A story of gallantry in the Battle of Arras
April 9th marks the centenary of the opening of the Battle of Arras, one of the less well known battles of 1917. The initial advance of three miles into the German positions was the deepest yet made by the Entente Powers. Stiffening resistance, fierce blizzards and the poor state of the roads behind the German lines combined to stall progress after a couple of days. Instead of shutting down the operation the British high command persisted in launching further set piece attacks for the next month, many of which incurred heavy losses for very little gain.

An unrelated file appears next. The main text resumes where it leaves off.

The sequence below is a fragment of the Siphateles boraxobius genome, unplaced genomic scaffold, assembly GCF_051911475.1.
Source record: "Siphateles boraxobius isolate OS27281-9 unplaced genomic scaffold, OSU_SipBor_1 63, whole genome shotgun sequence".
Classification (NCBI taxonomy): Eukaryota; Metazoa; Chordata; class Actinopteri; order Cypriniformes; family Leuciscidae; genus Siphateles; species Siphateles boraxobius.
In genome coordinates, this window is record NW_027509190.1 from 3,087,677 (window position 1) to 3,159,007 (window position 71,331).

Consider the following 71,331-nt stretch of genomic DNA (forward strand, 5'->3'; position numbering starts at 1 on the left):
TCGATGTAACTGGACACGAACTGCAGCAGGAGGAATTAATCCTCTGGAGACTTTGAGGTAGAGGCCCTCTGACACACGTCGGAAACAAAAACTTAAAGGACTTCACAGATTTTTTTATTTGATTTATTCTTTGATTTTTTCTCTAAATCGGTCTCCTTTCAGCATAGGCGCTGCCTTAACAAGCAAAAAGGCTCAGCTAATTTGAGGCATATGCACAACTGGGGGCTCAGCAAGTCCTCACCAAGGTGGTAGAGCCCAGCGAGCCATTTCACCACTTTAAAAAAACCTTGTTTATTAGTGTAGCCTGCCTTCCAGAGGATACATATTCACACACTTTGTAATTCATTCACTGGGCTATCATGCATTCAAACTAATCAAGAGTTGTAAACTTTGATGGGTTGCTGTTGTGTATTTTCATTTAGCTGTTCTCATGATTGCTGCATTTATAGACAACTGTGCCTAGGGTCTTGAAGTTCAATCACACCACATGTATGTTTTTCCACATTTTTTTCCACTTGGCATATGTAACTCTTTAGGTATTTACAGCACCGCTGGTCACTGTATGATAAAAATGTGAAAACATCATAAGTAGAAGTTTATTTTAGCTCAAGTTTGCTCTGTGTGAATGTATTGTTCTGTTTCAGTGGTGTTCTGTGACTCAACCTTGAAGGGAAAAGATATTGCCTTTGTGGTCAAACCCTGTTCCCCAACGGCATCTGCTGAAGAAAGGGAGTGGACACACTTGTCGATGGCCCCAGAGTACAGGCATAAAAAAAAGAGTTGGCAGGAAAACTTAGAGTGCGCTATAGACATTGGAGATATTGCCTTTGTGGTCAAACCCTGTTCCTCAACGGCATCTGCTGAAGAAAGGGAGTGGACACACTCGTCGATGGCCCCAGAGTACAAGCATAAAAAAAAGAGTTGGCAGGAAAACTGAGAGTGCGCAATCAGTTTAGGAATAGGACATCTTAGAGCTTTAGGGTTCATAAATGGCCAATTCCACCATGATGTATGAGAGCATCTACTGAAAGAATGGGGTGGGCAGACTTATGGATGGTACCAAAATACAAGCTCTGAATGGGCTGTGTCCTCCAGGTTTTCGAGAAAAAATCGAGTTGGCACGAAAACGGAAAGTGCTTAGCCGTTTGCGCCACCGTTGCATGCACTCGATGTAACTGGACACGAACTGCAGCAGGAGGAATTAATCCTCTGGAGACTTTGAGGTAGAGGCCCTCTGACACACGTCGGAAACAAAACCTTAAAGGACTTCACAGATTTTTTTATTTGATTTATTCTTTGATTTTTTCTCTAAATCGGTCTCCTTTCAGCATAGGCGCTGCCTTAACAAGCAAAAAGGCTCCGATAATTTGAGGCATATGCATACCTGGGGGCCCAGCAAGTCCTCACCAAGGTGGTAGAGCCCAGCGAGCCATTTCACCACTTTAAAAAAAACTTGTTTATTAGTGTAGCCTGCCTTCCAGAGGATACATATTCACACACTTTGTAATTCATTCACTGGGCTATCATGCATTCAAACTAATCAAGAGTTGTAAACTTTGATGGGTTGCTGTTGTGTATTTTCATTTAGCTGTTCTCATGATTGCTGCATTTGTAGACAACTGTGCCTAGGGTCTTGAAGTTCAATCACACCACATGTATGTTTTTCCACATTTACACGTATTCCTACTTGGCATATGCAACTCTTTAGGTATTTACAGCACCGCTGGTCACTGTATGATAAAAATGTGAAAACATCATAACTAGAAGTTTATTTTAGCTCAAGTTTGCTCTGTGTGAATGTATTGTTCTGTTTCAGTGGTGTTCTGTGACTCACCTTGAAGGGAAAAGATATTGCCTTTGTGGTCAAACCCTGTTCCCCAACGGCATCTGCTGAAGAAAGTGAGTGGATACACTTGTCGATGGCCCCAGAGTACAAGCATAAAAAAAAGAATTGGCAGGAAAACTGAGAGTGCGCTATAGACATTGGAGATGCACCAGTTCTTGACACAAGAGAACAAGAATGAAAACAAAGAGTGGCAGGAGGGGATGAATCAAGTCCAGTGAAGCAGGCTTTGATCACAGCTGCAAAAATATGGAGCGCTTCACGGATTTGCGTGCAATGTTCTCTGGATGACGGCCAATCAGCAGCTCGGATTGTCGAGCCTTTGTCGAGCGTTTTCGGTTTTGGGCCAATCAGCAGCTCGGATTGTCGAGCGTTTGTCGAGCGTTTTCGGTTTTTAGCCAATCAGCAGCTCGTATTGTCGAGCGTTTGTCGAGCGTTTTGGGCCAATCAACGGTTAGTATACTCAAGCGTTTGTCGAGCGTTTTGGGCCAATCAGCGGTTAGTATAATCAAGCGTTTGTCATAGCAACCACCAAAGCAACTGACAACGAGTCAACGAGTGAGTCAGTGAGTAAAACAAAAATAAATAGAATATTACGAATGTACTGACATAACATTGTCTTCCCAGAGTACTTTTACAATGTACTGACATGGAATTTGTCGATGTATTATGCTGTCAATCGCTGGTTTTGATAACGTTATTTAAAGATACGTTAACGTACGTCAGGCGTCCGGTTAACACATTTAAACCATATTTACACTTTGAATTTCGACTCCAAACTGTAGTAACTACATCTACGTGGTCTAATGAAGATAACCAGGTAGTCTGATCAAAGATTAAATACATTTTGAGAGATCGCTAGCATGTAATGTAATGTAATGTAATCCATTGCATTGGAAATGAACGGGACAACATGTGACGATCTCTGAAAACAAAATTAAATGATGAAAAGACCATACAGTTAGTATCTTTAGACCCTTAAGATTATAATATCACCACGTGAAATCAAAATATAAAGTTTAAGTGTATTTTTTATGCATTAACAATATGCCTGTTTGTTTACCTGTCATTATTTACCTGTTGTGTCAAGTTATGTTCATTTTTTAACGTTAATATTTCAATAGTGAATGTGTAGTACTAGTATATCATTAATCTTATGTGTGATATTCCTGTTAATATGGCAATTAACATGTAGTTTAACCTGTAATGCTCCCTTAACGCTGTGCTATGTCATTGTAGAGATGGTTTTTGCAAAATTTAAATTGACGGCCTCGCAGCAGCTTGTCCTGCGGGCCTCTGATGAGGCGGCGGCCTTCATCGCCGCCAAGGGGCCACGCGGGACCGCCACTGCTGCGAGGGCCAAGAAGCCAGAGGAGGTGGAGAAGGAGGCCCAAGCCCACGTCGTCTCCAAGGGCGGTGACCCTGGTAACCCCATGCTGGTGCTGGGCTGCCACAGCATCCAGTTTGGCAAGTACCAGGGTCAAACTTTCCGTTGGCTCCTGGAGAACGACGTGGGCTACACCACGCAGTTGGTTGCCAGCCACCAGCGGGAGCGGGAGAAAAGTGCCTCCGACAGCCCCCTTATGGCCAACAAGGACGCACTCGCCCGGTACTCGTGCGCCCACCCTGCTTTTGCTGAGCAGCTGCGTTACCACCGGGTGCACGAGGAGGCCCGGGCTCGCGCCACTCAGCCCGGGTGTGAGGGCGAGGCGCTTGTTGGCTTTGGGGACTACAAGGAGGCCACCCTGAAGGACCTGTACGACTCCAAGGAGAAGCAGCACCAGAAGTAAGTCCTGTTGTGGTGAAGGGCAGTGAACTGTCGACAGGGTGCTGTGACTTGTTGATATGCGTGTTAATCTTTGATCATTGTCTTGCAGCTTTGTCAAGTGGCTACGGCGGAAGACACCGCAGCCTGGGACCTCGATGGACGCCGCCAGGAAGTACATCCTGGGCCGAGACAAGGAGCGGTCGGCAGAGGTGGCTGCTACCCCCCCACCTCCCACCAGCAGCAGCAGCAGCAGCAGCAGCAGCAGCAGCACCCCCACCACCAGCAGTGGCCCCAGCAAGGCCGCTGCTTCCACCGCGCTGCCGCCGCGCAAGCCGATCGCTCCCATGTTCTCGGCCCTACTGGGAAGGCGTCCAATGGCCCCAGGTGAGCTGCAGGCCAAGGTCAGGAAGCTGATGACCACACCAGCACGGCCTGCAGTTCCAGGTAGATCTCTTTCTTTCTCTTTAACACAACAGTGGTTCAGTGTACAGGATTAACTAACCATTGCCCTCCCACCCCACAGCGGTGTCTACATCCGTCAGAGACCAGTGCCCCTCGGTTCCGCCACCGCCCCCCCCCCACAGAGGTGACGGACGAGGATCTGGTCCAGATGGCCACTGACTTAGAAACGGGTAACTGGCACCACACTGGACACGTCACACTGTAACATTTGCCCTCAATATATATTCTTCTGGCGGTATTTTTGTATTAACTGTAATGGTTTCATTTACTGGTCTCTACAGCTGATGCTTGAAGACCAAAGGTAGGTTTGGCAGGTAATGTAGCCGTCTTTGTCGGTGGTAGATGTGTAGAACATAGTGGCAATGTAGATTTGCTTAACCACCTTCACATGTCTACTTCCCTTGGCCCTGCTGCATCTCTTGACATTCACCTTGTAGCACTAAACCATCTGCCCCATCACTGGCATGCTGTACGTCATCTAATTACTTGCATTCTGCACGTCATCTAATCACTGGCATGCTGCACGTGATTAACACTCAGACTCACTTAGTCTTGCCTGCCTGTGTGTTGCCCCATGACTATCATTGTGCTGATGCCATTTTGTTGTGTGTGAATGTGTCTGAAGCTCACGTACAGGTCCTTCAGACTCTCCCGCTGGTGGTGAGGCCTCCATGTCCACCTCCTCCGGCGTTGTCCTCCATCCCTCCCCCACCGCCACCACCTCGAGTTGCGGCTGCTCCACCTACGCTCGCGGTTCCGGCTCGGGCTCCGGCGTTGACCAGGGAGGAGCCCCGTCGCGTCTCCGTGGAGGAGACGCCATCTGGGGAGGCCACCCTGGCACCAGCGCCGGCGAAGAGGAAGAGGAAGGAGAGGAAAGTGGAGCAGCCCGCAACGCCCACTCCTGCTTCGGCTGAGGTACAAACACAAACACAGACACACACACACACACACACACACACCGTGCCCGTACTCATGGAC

William Lowe, whose papers survive in Durham University Library’s Archives and Special Collections, had been adjutant of 18th Durham Light Infantry since the beginning of the war. When the Battle of Arras began he was in England on a Senior Officers’ Course training to take command of a battalion. Despite his absence from the battalion he collected a series of reports and signals from the Arras operations, which suggests that even at that stage he intended to write a history of the battalion, which he did in 1920. Some are still stained with mud and candle grease.